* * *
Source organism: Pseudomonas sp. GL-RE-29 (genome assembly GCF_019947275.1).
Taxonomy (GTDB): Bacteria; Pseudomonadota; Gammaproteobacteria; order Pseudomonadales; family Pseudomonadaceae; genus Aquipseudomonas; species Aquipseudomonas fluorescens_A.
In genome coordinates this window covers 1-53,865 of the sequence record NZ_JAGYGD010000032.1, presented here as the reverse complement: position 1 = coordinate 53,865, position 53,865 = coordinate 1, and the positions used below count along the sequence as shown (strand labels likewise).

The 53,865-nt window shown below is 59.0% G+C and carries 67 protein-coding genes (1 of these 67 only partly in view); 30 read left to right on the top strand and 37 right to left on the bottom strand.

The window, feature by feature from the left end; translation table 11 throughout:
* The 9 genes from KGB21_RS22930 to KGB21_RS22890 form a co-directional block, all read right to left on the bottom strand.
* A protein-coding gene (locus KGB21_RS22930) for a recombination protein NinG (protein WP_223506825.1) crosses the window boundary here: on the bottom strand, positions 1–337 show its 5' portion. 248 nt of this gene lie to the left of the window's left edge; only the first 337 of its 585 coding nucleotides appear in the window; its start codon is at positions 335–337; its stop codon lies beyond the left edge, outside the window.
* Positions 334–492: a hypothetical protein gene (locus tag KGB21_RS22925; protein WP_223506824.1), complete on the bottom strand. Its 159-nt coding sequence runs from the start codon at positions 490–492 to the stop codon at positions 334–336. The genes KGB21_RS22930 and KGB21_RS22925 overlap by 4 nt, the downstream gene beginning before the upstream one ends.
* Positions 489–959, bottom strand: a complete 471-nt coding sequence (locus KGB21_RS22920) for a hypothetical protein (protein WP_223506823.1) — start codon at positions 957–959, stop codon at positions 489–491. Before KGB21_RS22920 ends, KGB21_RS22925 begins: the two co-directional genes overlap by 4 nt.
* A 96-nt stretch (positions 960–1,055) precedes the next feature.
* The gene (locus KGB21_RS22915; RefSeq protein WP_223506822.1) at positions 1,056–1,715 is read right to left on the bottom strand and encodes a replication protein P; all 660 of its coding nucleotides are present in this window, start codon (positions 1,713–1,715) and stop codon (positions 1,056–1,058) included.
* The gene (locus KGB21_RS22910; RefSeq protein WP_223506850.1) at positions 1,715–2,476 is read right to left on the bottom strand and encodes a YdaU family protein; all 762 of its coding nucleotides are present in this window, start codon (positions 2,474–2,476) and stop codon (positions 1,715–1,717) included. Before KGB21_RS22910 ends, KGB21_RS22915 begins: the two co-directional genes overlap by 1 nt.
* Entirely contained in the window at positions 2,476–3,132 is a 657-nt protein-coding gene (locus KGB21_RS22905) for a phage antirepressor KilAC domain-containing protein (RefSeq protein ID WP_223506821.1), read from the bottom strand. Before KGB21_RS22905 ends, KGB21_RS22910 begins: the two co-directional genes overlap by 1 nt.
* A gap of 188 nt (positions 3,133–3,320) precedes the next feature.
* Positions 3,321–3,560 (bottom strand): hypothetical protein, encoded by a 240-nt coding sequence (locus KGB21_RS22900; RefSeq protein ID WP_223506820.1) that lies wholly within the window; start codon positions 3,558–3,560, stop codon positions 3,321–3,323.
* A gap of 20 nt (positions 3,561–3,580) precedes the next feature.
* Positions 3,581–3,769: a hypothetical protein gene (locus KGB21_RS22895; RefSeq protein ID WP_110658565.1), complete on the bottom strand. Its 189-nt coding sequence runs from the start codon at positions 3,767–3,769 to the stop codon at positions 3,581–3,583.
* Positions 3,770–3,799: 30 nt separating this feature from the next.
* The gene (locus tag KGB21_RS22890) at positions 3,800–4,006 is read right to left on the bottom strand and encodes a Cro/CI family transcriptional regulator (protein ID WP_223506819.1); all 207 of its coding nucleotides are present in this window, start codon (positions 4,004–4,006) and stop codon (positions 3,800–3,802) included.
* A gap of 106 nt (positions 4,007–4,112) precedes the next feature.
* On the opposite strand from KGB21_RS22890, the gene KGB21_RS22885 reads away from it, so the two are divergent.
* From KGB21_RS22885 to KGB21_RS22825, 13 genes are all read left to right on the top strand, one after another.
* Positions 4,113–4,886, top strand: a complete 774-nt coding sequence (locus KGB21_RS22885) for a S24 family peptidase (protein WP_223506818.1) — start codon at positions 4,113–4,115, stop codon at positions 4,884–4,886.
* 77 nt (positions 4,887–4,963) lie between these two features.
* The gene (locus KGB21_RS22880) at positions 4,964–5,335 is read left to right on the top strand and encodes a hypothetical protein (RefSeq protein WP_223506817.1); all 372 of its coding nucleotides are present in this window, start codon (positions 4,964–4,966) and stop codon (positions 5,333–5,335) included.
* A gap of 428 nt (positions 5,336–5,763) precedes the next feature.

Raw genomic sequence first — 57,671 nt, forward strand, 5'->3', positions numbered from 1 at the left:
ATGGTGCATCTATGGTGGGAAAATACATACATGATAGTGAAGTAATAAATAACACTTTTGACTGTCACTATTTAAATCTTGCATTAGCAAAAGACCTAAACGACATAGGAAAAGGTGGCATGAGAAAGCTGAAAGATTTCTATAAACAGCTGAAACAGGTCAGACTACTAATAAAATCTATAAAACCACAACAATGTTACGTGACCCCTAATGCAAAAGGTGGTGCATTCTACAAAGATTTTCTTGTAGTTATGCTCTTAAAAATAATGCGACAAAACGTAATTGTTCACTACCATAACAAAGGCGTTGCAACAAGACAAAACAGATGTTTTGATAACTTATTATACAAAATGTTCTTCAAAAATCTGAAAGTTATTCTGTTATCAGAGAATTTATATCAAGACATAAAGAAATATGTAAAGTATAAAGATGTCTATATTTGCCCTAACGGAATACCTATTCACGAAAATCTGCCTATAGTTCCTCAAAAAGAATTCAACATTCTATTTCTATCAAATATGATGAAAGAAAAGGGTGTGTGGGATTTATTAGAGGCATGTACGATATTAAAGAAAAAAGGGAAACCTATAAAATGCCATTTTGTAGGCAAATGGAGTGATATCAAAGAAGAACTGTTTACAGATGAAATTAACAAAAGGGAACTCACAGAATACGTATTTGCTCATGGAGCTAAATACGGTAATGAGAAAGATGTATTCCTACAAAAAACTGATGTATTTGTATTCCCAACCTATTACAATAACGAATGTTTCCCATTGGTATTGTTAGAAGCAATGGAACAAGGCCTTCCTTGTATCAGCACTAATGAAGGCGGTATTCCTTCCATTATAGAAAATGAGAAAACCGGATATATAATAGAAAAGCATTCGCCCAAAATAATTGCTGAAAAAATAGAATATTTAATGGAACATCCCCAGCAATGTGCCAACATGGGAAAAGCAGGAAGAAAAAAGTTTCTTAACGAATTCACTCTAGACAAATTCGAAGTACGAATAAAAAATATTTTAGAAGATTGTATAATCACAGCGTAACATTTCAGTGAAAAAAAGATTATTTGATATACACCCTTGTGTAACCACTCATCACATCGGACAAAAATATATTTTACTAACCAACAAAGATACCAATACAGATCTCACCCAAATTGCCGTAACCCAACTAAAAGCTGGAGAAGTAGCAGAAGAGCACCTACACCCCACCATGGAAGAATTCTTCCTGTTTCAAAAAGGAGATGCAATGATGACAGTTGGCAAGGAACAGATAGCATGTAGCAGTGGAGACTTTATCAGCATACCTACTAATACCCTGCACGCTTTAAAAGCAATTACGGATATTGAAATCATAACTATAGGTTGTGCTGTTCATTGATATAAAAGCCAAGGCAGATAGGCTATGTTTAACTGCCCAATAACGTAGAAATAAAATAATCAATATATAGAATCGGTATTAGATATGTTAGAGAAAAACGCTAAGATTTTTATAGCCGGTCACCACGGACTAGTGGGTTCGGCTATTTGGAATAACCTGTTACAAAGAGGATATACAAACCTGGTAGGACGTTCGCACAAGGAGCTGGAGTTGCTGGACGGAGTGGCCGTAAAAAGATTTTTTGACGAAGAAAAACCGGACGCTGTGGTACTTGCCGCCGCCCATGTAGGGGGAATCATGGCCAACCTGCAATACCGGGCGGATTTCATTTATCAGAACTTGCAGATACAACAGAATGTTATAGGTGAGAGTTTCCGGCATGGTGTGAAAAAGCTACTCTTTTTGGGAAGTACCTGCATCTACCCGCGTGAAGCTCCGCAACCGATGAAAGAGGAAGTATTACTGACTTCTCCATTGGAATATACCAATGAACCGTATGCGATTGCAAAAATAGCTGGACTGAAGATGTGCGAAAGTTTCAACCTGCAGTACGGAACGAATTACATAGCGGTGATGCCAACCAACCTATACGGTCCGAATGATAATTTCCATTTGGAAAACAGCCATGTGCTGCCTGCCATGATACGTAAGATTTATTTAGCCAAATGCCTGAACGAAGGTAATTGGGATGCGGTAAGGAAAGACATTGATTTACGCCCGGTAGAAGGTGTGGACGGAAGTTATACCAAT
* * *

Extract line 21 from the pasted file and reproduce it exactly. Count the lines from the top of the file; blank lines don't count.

* On the opposite strand from KGB21_RS22890, the gene KGB21_RS22885 reads away from it, so the two are divergent.